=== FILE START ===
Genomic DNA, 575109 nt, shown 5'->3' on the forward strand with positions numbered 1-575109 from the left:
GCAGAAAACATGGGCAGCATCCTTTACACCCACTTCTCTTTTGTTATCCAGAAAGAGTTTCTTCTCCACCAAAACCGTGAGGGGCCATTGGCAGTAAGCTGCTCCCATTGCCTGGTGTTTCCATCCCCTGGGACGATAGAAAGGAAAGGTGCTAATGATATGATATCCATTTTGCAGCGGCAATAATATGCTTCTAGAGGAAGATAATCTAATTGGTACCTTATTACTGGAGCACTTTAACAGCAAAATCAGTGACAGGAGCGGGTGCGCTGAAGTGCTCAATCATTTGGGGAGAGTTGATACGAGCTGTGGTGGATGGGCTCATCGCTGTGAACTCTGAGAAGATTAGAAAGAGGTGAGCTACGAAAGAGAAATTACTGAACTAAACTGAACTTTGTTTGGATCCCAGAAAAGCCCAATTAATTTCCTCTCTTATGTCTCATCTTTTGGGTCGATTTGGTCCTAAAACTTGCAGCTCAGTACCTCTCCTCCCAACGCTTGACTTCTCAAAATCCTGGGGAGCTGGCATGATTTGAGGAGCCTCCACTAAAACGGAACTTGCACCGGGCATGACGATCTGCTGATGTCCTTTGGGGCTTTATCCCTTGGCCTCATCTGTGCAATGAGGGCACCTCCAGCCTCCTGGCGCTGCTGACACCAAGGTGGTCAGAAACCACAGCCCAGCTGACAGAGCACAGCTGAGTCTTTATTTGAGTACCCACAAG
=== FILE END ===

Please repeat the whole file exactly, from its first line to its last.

Genomic DNA, 575109 nt, shown 5'->3' on the forward strand with positions numbered 1-575109 from the left:
GCAGAAAACATGGGCAGCATCCTTTACACCCACTTCTCTTTTGTTATCCAGAAAGAGTTTCTTCTCCACCAAAACCGTGAGGGGCCATTGGCAGTAAGCTGCTCCCATTGCCTGGTGTTTCCATCCCCTGGGACGATAGAAAGGAAAGGTGCTAATGATATGATATCCATTTTGCAGCGGCAATAATATGCTTCTAGAGGAAGATAATCTAATTGGTACCTTATTACTGGAGCACTTTAACAGCAAAATCAGTGACAGGAGCGGGTGCGCTGAAGTGCTCAATCATTTGGGGAGAGTTGATACGAGCTGTGGTGGATGGGCTCATCGCTGTGAACTCTGAGAAGATTAGAAAGAGGTGAGCTACGAAAGAGAAATTACTGAACTAAACTGAACTTTGTTTGGATCCCAGAAAAGCCCAATTAATTTCCTCTCTTATGTCTCATCTTTTGGGTCGATTTGGTCCTAAAACTTGCAGCTCAGTACCTCTCCTCCCAACGCTTGACTTCTCAAAATCCTGGGGAGCTGGCATGATTTGAGGAGCCTCCACTAAAACGGAACTTGCACCGGGCATGACGATCTGCTGATGTCCTTTGGGGCTTTATCCCTTGGCCTCATCTGTGCAATGAGGGCACCTCCAGCCTCCTGGCGCTGCTGACACCAAGGTGGTCAGAAACCACAGCCCAGCTGACAGAGCACAGCTGAGTCTTTATTTGAGTACCCACAAG